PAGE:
A follow-up on this old question.
If you've got ridiculous amounts of energy to play with, and not much reaction mass, a photon rocket is the way to go for moving your spaceship--it gives you the best possible power-to-thrust ratio.
Based on the comments section, this apparently needs some proof, so:
The relativistic energy equation is $E^2 = E_K^2 + E_M^2 = (pc)^2 + (m_0c^2)^2$ Note that, for a fixed fungible energy budget, the more energy we lock up in mass, the less there is to allocate to the kinetic energy/momentum term. Thus, the maximum amount of momentum per unit energy, and therefore the maximum thrust per unit power, is obtained when mass goes to zero, as we are left with the luxon energy-momentum relation, $E = pc$, or $p = E/c$, and the corresponding power-thrust relation, $P = Tc$. We only use rockets that throw mass out the back because we don't have a fungible energy budget--the mass-energy of, e.g., liquid hydrogen fuel isn't something that we can easily turn into photons. If it were, it would produce more thrust! So if you have a ton of energy and not much reaction mass, it is always a losing proposition to try turning that energy back into mass.
But, there's a problem: when all of the energy in your exhaust is kinetic energy rather than mass energy, it becomes much more noticeable! To merely suspend 1 kg of mass against gravity at the surface of the Earth, you have to provide 9.8 newtons of thrust--which corresponds to 9.8 newtons * 299,792,458 m/s = ~2.938 gigawatts of radiative energy. That's one frickin' powerful flashlight, just to suspend one kilogram. Actually accelerating upward, or suspending a ship weight many thousands of kilograms, requires proportionately more power, and exawatt flashlights tend to turn anything behind them into rapidly expanding plasma. If you want to launch from a planet... or just be in a solar system where you might at some point accidentally point your engine towards a planet... that's inconvenient, to say the least. Fortunately, it turns out photons aren't uniquely special--any luxon will do, as they all have the same energy-momentum relation! Including, for example, gravitons. So, if we have a magical means of producing high-power, collimated gravitational waves, they'll produce exactly the same amount of thrust, and interact with matter much less strongly, so we don't vaporize the spaceport when we take off!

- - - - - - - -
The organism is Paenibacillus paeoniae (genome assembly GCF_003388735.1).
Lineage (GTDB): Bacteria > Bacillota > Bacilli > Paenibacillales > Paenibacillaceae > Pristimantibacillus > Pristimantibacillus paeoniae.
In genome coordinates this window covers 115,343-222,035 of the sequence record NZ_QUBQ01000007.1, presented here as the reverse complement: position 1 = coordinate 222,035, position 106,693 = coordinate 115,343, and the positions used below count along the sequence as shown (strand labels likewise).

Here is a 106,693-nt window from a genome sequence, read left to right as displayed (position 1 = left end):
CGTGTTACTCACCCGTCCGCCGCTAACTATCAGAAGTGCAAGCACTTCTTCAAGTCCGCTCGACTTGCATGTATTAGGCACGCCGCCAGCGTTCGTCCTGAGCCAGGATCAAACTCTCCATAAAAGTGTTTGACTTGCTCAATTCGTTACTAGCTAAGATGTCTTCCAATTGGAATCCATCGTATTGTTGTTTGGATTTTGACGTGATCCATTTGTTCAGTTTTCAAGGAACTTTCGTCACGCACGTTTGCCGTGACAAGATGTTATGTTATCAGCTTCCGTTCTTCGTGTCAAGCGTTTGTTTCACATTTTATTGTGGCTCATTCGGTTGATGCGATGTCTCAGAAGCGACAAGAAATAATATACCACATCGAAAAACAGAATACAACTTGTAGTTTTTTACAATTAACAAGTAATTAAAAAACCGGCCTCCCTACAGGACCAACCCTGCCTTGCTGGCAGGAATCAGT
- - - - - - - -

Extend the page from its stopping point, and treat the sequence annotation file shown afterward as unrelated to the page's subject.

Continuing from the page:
Or... do we? Gravitational waves still do interact with matter a bit, so some energy will be transferred into the ground, and the rest of the Earth, if we fire a gravitational wave beam into it. Which raises the question: just how powerful can we make our graviton rocket before it becomes dangerous?